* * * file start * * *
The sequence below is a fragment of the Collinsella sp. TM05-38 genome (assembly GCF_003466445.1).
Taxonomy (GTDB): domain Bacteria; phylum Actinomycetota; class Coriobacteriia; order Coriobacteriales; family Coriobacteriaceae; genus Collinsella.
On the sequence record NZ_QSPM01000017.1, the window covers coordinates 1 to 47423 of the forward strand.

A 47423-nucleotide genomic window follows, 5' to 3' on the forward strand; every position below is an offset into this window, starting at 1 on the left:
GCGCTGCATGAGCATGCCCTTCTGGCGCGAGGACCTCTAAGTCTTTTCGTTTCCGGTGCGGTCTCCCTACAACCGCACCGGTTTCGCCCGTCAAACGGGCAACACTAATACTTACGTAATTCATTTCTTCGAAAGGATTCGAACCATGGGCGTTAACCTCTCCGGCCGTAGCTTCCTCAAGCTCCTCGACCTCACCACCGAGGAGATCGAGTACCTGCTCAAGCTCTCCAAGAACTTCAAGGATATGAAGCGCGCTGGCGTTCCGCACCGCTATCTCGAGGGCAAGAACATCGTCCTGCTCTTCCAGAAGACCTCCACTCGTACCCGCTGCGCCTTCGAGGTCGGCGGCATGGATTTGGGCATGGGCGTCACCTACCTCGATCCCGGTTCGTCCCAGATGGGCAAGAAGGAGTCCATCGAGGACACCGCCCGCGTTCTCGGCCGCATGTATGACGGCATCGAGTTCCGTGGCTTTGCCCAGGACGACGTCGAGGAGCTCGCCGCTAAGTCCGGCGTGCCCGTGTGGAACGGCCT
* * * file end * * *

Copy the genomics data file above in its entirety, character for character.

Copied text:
The sequence below is a fragment of the Collinsella sp. TM05-38 genome (assembly GCF_003466445.1).
Taxonomy (GTDB): domain Bacteria; phylum Actinomycetota; class Coriobacteriia; order Coriobacteriales; family Coriobacteriaceae; genus Collinsella.
On the sequence record NZ_QSPM01000017.1, the window covers coordinates 1 to 47423 of the forward strand.

A 47423-nucleotide genomic window follows, 5' to 3' on the forward strand; every position below is an offset into this window, starting at 1 on the left:
GCGCTGCATGAGCATGCCCTTCTGGCGCGAGGACCTCTAAGTCTTTTCGTTTCCGGTGCGGTCTCCCTACAACCGCACCGGTTTCGCCCGTCAAACGGGCAACACTAATACTTACGTAATTCATTTCTTCGAAAGGATTCGAACCATGGGCGTTAACCTCTCCGGCCGTAGCTTCCTCAAGCTCCTCGACCTCACCACCGAGGAGATCGAGTACCTGCTCAAGCTCTCCAAGAACTTCAAGGATATGAAGCGCGCTGGCGTTCCGCACCGCTATCTCGAGGGCAAGAACATCGTCCTGCTCTTCCAGAAGACCTCCACTCGTACCCGCTGCGCCTTCGAGGTCGGCGGCATGGATTTGGGCATGGGCGTCACCTACCTCGATCCCGGTTCGTCCCAGATGGGCAAGAAGGAGTCCATCGAGGACACCGCCCGCGTTCTCGGCCGCATGTATGACGGCATCGAGTTCCGTGGCTTTGCCCAGGACGACGTCGAGGAGCTCGCCGCTAAGTCCGGCGTGCCCGTGTGGAACGGCCT